Don’t underestimate global economic impact on India’s GDP

Finance Minister Nirmala Sitharaman. Photograph:( ANI )

Delhi Jul 05, 2019, 10.31 AM (IST) Written By: Amitabh Tiwari

The Economic Survey 2018-19 was presented in the Parliament, as is the practice, a day before the Union Budget. 

The survey points out that amid weak global growth during the last five years, India took a few giant strides forward becoming the sixth largest economy as well as the fastest growing major economy in the world. 

The average inflation was less than half the level of the preceding five years, lowest in post-independence history. 

According to the survey, the Indian economy is projected to grow at 7 per cent in 2019-20, up 0.2 per cent from 2018-19, on the back of political stability, which is likely to push up economic activity in the country (activate the animal spirits). 

To achieve the Prime Minister’s dream of India becoming a $5 trillion economy by 2025, India needs to attain and sustain a real GDP growth of 8% per annum. “This can be achieved by a ‘virtuous cycle’ of savings, investment and exports catalysed and supported by a favourable demographic phase,” says the survey.

Low oil prices compared to 2018-19 is expected to push the consumption, while low real interest rates are expected to provide a boost to investment; the two key levers of the Indian economy. 

Investment is the ‘key driver’ of the Indian economy, accounting for 32 per cent of the GDP. The survey points out that the investment rate, which was declining from 2011-12, seems to have bottomed out. Fixed investment growth has increased from 8.3 per cent in 2016-17 to 9.3 per cent in 2017-18 and 10.0 per cent in 2018-19. 

Investment is expected to pick up further on the back of higher credit growth, facilitated by lower interest rates and improved demand facilitated by a strong mandate, clearing all theories of political uncertainty.

Higher investments are likely to foster job creation; unemployment being a major issue facing the economy at a 45-year-high.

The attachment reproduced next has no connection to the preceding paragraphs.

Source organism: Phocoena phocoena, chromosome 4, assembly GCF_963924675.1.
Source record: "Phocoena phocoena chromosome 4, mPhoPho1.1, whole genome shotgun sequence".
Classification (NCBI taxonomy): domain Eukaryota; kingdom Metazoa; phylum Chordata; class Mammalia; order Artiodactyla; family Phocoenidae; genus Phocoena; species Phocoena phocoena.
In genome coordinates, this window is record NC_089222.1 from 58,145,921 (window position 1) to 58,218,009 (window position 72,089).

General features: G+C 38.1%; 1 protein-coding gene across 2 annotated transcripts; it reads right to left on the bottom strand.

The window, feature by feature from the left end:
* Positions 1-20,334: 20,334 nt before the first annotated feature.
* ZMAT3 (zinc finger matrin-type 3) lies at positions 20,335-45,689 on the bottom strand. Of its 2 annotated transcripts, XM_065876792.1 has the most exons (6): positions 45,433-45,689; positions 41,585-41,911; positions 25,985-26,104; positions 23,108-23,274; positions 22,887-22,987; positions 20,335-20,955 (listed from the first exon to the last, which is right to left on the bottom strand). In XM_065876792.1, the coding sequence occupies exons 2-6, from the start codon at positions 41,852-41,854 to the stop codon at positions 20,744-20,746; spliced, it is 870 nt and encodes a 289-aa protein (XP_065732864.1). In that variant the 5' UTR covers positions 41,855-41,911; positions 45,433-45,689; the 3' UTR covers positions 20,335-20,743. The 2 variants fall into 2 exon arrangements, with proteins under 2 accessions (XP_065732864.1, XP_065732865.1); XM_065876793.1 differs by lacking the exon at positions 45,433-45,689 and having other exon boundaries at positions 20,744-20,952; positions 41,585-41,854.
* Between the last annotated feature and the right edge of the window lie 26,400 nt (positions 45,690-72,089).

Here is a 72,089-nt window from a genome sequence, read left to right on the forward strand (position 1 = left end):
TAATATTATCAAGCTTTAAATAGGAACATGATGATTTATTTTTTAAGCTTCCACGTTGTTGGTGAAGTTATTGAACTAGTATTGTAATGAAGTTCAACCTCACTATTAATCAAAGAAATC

As per a CRISIL report, system-wide NPAs have declined to 9.3 per cent as of March 2019 after tripling to 11.5 per cent in the four fiscals till March 2018. 

The continuing resolution of stressed assets in the banking sector highlighting the success story of the Insolvency and Bankruptcy Code is expected to give a fillip to the capex cycle, as per the Economic Survey.

India, unlike China, is a consumption-led rather than export dependent economy. India witnessed a deceleration in private final consumption in Q3 and Q4 of 2018-19, thus resulting in a slowdown in GDP growth.

The survey points out that this could have been due to low farm incomes in rural areas arising from low food prices and also due to the stress in non-banking financial companies (NBFCs), which affected its lending.

Private final consumption expenditure accounts for 60 per cent of India’s GDP with its growth rate mostly being higher than the overall GDP growth rate. 

Consumption is likely to pick up with an increase in rural wages, higher food prices (higher MSPs) and income support scheme of Rs 6,000 per year to farmers. All these measures are likely to boost rural demand. 

However, a weak monsoon and spill over impact of stress in the NBFC sector, present downside risks to consumption, says the survey.

June 2019, the first month of the monsoon season, recorded a 33% deficient rainfall — the worst in the last five years. Although IMD expects a near normal rainfall, region wise imbalances are expected to arise impacting crop production and agriculture growth. 

The liquidity crunch faced by the NBFC sector due to IL&FS default, loss of investor confidence and recent default by DHFL, shows that the sector is under stress. 

Non-performing loans are rising, currently at 6.1%, while the credit disbursements fell by 31 per cent in Q4 2018-19. All this is likely to lead to lower credit offtake from NBFCs, which may dampen growth in consumption spending, the survey stresses.  

As per the Economic Survey, the growth rate of the world output is projected to fall further to 3.3 per cent in 2019 (-0.3 per cent). The US and China trade war, the outcome of Brexit and downside risk to China’s growth, all point towards weak global cues. In this light, export growth could remain weak, which in turn could impact India’s GDP growth.  The survey lays out a strategic blueprint for fructifying #Economy@5trillion. Now over to the Budget today!

(This article was originally published on The DNA. Read the original article)

(Disclaimer: The opinions expressed above are the personal views of the author and do not reflect the views of ZMCL.) 

Amitabh Tiwari

Author is a political commentator.

Story highlights

Higher investments are likely to foster job creation; unemployment being a major issue facing the economy at a 45-year-high.